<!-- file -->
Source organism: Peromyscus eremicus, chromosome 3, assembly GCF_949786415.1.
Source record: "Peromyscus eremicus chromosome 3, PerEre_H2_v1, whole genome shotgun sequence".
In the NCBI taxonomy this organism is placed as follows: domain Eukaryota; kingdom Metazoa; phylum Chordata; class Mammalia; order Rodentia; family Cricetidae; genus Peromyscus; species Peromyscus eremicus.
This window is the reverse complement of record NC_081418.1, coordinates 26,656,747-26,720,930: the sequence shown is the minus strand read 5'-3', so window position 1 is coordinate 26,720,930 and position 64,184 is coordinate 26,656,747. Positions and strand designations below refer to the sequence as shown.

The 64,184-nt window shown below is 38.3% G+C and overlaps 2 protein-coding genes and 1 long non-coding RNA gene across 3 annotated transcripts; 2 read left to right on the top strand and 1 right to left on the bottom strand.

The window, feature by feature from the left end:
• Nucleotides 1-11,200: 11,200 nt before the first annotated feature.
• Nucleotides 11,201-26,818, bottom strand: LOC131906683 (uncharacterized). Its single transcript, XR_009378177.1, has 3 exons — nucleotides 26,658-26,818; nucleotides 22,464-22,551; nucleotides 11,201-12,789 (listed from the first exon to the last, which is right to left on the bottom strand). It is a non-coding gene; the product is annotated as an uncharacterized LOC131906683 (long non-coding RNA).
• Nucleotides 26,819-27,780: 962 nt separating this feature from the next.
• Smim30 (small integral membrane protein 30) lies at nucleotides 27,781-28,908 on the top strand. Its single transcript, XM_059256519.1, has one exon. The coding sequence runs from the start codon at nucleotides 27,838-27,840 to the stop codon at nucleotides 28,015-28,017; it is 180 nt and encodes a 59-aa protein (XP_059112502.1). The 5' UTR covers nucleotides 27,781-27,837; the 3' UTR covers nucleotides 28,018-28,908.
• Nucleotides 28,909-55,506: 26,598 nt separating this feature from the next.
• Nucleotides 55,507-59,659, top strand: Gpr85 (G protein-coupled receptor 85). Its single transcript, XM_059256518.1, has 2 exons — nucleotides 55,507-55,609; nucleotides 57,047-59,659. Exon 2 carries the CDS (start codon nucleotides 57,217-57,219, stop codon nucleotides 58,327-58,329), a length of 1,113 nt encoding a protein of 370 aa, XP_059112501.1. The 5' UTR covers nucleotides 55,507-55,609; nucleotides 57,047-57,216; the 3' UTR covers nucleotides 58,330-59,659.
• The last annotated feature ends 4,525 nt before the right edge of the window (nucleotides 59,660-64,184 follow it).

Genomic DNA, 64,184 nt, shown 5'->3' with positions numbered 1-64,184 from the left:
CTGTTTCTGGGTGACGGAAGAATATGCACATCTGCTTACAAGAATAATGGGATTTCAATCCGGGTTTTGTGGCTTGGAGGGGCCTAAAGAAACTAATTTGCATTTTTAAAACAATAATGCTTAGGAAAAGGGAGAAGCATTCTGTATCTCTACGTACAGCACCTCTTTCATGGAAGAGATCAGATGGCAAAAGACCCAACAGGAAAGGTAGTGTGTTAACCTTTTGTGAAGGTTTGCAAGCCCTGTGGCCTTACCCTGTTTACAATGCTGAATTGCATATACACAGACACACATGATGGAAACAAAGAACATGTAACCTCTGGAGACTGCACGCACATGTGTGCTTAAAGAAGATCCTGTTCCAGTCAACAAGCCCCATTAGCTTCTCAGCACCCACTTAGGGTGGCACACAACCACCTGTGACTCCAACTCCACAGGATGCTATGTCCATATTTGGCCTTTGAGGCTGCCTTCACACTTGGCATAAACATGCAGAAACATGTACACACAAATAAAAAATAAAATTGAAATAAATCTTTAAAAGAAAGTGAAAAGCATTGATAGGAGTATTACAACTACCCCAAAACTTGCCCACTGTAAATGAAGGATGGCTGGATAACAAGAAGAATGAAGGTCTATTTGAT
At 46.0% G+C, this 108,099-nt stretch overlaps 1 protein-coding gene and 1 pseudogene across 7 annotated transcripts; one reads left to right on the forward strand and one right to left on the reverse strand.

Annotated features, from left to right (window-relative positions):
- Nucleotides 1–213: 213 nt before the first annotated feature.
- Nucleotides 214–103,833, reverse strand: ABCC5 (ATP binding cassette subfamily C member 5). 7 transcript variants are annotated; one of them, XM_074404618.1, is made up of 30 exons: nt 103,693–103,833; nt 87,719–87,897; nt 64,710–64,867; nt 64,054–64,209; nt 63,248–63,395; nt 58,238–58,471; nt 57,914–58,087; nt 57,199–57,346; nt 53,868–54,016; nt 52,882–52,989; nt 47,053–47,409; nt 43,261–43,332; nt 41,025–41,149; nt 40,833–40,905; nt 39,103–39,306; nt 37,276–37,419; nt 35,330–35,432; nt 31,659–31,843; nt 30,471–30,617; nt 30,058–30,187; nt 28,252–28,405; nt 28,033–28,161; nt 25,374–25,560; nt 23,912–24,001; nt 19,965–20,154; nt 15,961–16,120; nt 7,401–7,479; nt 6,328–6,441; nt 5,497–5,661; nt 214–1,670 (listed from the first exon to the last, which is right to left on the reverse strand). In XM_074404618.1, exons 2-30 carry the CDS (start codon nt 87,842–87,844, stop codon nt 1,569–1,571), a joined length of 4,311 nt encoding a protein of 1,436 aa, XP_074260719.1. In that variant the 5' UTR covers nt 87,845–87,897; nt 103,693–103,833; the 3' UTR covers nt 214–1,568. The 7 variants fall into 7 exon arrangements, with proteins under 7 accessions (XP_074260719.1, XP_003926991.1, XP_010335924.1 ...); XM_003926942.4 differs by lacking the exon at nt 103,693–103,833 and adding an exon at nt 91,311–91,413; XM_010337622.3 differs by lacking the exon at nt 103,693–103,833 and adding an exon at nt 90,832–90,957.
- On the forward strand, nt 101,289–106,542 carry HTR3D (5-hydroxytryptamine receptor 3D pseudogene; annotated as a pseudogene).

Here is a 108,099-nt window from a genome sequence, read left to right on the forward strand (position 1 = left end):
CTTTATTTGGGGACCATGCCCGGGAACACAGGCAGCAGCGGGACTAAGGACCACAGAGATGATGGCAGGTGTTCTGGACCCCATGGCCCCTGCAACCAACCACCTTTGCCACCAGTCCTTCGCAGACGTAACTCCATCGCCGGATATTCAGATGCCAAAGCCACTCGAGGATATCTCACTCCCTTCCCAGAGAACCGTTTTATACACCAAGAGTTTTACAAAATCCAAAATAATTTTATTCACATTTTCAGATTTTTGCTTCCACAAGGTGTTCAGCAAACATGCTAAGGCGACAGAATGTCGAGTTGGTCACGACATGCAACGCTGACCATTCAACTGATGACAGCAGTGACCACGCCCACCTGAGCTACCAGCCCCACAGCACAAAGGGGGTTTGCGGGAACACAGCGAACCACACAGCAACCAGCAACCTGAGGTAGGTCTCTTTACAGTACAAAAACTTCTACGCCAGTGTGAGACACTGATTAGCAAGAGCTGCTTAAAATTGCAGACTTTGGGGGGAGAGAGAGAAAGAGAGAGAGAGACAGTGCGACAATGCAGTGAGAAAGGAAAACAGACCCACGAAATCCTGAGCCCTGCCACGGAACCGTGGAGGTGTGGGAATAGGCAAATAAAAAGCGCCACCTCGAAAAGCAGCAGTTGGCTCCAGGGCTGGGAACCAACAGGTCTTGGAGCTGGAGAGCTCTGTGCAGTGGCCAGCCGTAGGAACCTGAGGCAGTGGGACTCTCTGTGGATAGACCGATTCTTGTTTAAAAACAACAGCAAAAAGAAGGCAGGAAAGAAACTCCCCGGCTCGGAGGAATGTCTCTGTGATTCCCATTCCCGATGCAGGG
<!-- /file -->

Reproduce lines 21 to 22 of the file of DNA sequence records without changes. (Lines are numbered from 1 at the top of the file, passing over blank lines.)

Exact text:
Here is a 108,099-nt window from a genome sequence, read left to right on the forward strand (position 1 = left end):
CTTTATTTGGGGACCATGCCCGGGAACACAGGCAGCAGCGGGACTAAGGACCACAGAGATGATGGCAGGTGTTCTGGACCCCATGGCCCCTGCAACCAACCACCTTTGCCACCAGTCCTTCGCAGACGTAACTCCATCGCCGGATATTCAGATGCCAAAGCCACTCGAGGATATCTCACTCCCTTCCCAGAGAACCGTTTTATACACCAAGAGTTTTACAAAATCCAAAATAATTTTATTCACATTTTCAGATTTTTGCTTCCACAAGGTGTTCAGCAAACATGCTAAGGCGACAGAATGTCGAGTTGGTCACGACATGCAACGCTGACCATTCAACTGATGACAGCAGTGACCACGCCCACCTGAGCTACCAGCCCCACAGCACAAAGGGGGTTTGCGGGAACACAGCGAACCACACAGCAACCAGCAACCTGAGGTAGGTCTCTTTACAGTACAAAAACTTCTACGCCAGTGTGAGACACTGATTAGCAAGAGCTGCTTAAAATTGCAGACTTTGGGGGGAGAGAGAGAAAGAGAGAGAGAGACAGTGCGACAATGCAGTGAGAAAGGAAAACAGACCCACGAAATCCTGAGCCCTGCCACGGAACCGTGGAGGTGTGGGAATAGGCAAATAAAAAGCGCCACCTCGAAAAGCAGCAGTTGGCTCCAGGGCTGGGAACCAACAGGTCTTGGAGCTGGAGAGCTCTGTGCAGTGGCCAGCCGTAGGAACCTGAGGCAGTGGGACTCTCTGTGGATAGACCGATTCTTGTTTAAAAACAACAGCAAAAAGAAGGCAGGAAAGAAACTCCCCGGCTCGGAGGAATGTCTCTGTGATTCCCATTCCCGATGCAGGG